Is there anything about the character of the Israeli people that could help create synergy between the two sides?

In Israel, we use the word “chutzpah.” It is a very complicated word. It has a negative explanation and a positive one. The negative one is somewhat impudent, as in not doing what you are asked by your parents, elders or superiors, or to answer back impolitely. But it also has a positive connotation, which means to always persevere no matter what others say, and never to be satisfied with what you have now. The positive connotation demands that you take responsibility.

Korea is in talks with Israel about exporting its T-50 Golden Eagle trainer jets. How do you expect the deal to turn out?

The fact that Korea is a strong candidate is in itself a big compliment for Korea. I don’t mean to sound patronizing, but you can understand that we are looking at the best of the best. Regarding defense-related expenses, we are looking for a good package, a good agreement for future cooperation, both in development and R&D between the Israeli and Korean defense industries. My hope is that we will succeed. I think the opportunity for future cooperation will be much stronger if that happens. The decision will be made by end-users and professionals, while the government will also have its say. The decision will probably be made by the end of this year.

We have heard a little about your family’s history as victims of the Holocaust. Can you elaborate?

My story is a very difficult one. I was born in Romania. My parents, Holocaust survivors, were in their early 20s during [World War II] when they lost their parents and other siblings. My father was in a forced labor camp. They got married after the war.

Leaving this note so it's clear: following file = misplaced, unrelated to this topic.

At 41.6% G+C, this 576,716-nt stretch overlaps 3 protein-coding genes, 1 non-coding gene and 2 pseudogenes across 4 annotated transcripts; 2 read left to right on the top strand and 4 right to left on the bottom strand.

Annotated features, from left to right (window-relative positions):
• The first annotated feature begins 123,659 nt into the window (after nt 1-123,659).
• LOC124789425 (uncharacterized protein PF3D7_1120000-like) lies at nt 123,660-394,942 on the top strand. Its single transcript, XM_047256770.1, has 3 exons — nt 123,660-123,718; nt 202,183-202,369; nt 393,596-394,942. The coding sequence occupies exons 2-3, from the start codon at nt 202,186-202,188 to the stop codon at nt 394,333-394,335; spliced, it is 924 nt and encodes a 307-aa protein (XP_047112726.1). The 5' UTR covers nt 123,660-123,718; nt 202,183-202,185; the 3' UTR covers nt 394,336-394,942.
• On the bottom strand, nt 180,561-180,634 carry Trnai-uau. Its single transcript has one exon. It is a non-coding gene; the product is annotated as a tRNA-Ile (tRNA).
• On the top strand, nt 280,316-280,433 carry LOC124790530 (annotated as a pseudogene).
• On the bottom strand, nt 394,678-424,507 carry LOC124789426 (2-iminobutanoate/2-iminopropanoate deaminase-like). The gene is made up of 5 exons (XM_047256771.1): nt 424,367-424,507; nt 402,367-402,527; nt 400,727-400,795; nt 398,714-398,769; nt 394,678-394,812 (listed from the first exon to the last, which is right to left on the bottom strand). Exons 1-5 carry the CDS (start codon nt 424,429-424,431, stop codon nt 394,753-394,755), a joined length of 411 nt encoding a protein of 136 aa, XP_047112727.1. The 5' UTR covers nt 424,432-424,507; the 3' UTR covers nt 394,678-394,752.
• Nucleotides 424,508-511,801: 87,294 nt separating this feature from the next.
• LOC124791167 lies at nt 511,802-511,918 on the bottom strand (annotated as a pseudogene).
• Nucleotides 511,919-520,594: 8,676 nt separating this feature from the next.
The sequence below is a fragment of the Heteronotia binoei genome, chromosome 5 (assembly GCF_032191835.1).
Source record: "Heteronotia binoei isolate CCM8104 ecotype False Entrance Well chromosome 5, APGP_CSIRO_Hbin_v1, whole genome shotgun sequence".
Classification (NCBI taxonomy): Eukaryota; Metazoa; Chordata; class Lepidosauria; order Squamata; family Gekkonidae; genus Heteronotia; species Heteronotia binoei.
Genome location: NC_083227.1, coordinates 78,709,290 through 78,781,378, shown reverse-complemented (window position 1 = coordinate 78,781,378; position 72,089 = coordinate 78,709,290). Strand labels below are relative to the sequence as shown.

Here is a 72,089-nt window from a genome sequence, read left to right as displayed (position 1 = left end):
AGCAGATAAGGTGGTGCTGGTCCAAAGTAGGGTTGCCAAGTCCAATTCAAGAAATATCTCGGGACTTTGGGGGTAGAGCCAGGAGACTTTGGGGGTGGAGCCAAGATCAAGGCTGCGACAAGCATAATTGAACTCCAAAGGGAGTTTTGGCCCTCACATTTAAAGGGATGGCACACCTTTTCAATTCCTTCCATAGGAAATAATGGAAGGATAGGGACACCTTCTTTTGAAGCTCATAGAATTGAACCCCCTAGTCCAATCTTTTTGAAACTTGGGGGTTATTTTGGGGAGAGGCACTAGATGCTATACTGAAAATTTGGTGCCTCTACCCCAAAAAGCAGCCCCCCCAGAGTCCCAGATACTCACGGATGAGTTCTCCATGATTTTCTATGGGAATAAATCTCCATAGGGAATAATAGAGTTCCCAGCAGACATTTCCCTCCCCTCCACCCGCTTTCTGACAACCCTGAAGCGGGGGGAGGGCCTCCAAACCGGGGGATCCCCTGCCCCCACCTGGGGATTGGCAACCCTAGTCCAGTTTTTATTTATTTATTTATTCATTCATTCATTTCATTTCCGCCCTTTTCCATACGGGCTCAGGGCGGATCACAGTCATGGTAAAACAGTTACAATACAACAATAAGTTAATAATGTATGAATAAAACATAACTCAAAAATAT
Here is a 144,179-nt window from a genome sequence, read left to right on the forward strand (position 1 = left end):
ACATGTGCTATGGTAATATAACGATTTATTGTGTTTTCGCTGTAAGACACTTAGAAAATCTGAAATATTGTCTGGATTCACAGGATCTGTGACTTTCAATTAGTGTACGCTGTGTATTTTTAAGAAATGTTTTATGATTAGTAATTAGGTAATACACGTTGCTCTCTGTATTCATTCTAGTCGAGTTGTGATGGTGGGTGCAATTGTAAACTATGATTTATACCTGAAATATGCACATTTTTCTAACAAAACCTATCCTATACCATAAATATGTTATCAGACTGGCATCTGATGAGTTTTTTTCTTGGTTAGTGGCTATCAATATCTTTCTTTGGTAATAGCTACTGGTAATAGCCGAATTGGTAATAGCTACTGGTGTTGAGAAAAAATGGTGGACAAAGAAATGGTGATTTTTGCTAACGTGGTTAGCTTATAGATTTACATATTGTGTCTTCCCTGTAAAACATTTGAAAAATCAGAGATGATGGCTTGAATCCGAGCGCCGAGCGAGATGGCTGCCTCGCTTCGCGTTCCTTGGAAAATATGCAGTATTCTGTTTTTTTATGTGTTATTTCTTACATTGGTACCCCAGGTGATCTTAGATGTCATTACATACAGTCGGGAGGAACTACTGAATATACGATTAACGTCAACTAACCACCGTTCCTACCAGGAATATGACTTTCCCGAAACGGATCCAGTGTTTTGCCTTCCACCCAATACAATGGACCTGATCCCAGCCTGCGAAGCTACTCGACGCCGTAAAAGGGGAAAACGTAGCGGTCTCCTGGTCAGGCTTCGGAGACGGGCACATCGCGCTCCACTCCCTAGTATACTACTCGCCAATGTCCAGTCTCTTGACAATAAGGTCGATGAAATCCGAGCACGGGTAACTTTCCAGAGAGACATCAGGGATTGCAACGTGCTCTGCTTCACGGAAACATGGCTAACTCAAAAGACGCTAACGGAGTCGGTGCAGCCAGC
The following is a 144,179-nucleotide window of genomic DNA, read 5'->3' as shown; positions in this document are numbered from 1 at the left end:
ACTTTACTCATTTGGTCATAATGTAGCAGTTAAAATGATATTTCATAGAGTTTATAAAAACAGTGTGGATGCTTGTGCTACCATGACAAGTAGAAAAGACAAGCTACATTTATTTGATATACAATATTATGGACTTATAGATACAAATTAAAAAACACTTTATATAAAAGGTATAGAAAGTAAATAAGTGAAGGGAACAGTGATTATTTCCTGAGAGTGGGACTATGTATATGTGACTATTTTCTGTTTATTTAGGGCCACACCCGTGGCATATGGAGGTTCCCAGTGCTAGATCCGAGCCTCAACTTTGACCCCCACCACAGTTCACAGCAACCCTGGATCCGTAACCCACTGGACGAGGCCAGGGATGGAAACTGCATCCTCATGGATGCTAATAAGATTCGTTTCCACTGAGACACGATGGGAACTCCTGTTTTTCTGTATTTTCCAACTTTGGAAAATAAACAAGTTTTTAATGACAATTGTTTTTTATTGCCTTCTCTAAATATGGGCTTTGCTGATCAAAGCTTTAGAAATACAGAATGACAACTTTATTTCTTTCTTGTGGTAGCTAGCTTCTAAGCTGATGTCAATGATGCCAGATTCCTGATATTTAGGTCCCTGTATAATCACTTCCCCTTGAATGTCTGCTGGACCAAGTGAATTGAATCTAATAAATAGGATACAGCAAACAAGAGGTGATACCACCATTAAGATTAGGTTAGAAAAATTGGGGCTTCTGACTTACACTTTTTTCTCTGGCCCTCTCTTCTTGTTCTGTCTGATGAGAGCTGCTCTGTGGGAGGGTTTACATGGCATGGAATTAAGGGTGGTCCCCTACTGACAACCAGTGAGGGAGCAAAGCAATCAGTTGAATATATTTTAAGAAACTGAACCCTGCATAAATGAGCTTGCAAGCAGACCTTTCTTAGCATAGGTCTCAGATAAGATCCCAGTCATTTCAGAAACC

After the war, Romania was under Communist rule and they were not very willing to release Jewish people to go to Israel. But after some years, the Israeli government practically paid a ransom for every Jew they let out. That’s the way my family was allowed to go to Israel in 1962. I was seven years old. I have one older brother and we four went to Israel.

They owned nothing except the clothes that they were wearing. They worked very hard to make sure my brother and I got the best education, and the best opportunities. Actually, this is a story that many people in Israel can tell or relate to, especially those considered to be the second generation of Holocaust survivors.

They couldn’t throw away a single piece of bread because they remembered how much they went without during the war. And interestingly enough, they never spoke about what they had gone through. Only when I got married and we had children, and the children grew up and asked about what had happened - only then they were willing to open up and tell them the story. Of course, it was a horrible story.


By Moon Gwang-lip, Choi Ik-jae [joe@joongang.co.kr]